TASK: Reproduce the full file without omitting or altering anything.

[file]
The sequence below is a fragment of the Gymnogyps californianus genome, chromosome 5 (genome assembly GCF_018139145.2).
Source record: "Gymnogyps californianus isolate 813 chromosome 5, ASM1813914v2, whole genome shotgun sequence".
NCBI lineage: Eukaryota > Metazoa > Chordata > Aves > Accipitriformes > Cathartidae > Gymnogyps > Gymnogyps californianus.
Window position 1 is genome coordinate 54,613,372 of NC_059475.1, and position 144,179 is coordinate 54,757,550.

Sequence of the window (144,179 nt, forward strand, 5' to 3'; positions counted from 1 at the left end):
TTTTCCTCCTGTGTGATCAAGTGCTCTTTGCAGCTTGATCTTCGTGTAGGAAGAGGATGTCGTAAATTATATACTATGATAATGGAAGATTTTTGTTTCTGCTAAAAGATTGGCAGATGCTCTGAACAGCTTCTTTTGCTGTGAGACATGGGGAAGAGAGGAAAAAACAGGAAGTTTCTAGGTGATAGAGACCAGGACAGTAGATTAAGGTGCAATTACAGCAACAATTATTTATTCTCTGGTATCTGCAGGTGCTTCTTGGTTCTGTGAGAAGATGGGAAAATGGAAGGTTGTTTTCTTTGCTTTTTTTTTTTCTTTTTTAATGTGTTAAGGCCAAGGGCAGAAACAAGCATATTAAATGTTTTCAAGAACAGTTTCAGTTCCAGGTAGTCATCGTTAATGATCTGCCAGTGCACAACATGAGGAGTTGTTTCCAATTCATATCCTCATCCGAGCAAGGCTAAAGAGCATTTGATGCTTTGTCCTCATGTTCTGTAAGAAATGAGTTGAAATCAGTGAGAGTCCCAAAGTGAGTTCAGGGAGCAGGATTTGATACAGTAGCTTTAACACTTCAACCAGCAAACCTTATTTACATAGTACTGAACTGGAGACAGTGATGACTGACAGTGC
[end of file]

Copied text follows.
The sequence below is a fragment of the Gymnogyps californianus genome, chromosome 5 (genome assembly GCF_018139145.2).
Source record: "Gymnogyps californianus isolate 813 chromosome 5, ASM1813914v2, whole genome shotgun sequence".
NCBI lineage: Eukaryota > Metazoa > Chordata > Aves > Accipitriformes > Cathartidae > Gymnogyps > Gymnogyps californianus.
Window position 1 is genome coordinate 54,613,372 of NC_059475.1, and position 144,179 is coordinate 54,757,550.

Sequence of the window (144,179 nt, forward strand, 5' to 3'; positions counted from 1 at the left end):
TTTTCCTCCTGTGTGATCAAGTGCTCTTTGCAGCTTGATCTTCGTGTAGGAAGAGGATGTCGTAAATTATATACTATGATAATGGAAGATTTTTGTTTCTGCTAAAAGATTGGCAGATGCTCTGAACAGCTTCTTTTGCTGTGAGACATGGGGAAGAGAGGAAAAAACAGGAAGTTTCTAGGTGATAGAGACCAGGACAGTAGATTAAGGTGCAATTACAGCAACAATTATTTATTCTCTGGTATCTGCAGGTGCTTCTTGGTTCTGTGAGAAGATGGGAAAATGGAAGGTTGTTTTCTTTGCTTTTTTTTTTTCTTTTTTAATGTGTTAAGGCCAAGGGCAGAAACAAGCATATTAAATGTTTTCAAGAACAGTTTCAGTTCCAGGTAGTCATCGTTAATGATCTGCCAGTGCACAACATGAGGAGTTGTTTCCAATTCATATCCTCATCCGAGCAAGGCTAAAGAGCATTTGATGCTTTGTCCTCATGTTCTGTAAGAAATGAGTTGAAATCAGTGAGAGTCCCAAAGTGAGTTCAGGGAGCAGGATTTGATACAGTAGCTTTAACACTTCAACCAGCAAACCTTATTTACATAGTACTGAACTGGAGACAGTGATGACTGACAGTGC